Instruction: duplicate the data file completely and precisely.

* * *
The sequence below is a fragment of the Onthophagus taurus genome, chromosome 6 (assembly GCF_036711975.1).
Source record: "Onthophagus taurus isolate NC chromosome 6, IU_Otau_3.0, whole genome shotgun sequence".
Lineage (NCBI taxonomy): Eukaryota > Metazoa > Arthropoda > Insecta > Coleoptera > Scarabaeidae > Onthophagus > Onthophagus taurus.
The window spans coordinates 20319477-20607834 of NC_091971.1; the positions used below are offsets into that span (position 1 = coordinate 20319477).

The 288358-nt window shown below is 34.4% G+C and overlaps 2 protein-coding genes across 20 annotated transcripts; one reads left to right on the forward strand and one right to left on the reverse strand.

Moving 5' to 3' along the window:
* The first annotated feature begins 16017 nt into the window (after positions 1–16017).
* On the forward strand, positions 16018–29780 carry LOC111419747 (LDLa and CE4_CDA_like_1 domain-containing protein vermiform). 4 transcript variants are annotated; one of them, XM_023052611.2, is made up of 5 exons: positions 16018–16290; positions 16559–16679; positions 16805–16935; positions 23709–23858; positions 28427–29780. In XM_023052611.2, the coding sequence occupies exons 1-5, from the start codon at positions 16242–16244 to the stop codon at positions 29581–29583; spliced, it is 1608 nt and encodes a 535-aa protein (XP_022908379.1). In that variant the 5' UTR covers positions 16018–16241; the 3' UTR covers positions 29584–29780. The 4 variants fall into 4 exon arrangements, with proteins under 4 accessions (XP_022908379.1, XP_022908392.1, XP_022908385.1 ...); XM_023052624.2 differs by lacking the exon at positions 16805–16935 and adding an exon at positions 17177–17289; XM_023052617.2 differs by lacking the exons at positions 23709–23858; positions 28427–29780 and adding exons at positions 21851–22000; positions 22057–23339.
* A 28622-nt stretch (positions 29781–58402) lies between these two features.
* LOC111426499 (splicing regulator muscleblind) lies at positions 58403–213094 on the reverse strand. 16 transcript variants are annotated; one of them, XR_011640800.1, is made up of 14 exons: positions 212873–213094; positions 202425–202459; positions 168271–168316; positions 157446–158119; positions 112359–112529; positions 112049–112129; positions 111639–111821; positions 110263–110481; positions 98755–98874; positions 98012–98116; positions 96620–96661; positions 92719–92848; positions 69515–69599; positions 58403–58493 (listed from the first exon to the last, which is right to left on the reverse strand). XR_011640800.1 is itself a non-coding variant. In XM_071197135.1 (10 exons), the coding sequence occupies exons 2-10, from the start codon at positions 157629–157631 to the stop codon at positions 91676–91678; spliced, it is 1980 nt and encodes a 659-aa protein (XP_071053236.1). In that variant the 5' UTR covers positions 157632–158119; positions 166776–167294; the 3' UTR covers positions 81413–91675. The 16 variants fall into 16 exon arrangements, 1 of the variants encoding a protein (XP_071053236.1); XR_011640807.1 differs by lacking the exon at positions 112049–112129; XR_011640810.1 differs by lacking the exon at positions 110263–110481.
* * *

The sequence below is a fragment of the Onthophagus taurus genome, chromosome 6 (assembly GCF_036711975.1).
Source record: "Onthophagus taurus isolate NC chromosome 6, IU_Otau_3.0, whole genome shotgun sequence".
Lineage (NCBI taxonomy): Eukaryota > Metazoa > Arthropoda > Insecta > Coleoptera > Scarabaeidae > Onthophagus > Onthophagus taurus.
The window spans coordinates 20319477-20607834 of NC_091971.1; the positions used below are offsets into that span (position 1 = coordinate 20319477).

The 288358-nt window shown below is 34.4% G+C and overlaps 2 protein-coding genes across 20 annotated transcripts; one reads left to right on the forward strand and one right to left on the reverse strand.

Moving 5' to 3' along the window:
* The first annotated feature begins 16017 nt into the window (after positions 1–16017).
* On the forward strand, positions 16018–29780 carry LOC111419747 (LDLa and CE4_CDA_like_1 domain-containing protein vermiform). 4 transcript variants are annotated; one of them, XM_023052611.2, is made up of 5 exons: positions 16018–16290; positions 16559–16679; positions 16805–16935; positions 23709–23858; positions 28427–29780. In XM_023052611.2, the coding sequence occupies exons 1-5, from the start codon at positions 16242–16244 to the stop codon at positions 29581–29583; spliced, it is 1608 nt and encodes a 535-aa protein (XP_022908379.1). In that variant the 5' UTR covers positions 16018–16241; the 3' UTR covers positions 29584–29780. The 4 variants fall into 4 exon arrangements, with proteins under 4 accessions (XP_022908379.1, XP_022908392.1, XP_022908385.1 ...); XM_023052624.2 differs by lacking the exon at positions 16805–16935 and adding an exon at positions 17177–17289; XM_023052617.2 differs by lacking the exons at positions 23709–23858; positions 28427–29780 and adding exons at positions 21851–22000; positions 22057–23339.
* A 28622-nt stretch (positions 29781–58402) lies between these two features.
* LOC111426499 (splicing regulator muscleblind) lies at positions 58403–213094 on the reverse strand. 16 transcript variants are annotated; one of them, XR_011640800.1, is made up of 14 exons: positions 212873–213094; positions 202425–202459; positions 168271–168316; positions 157446–158119; positions 112359–112529; positions 112049–112129; positions 111639–111821; positions 110263–110481; positions 98755–98874; positions 98012–98116; positions 96620–96661; positions 92719–92848; positions 69515–69599; positions 58403–58493 (listed from the first exon to the last, which is right to left on the reverse strand). XR_011640800.1 is itself a non-coding variant. In XM_071197135.1 (10 exons), the coding sequence occupies exons 2-10, from the start codon at positions 157629–157631 to the stop codon at positions 91676–91678; spliced, it is 1980 nt and encodes a 659-aa protein (XP_071053236.1). In that variant the 5' UTR covers positions 157632–158119; positions 166776–167294; the 3' UTR covers positions 81413–91675. The 16 variants fall into 16 exon arrangements, 1 of the variants encoding a protein (XP_071053236.1); XR_011640807.1 differs by lacking the exon at positions 112049–112129; XR_011640810.1 differs by lacking the exon at positions 110263–110481.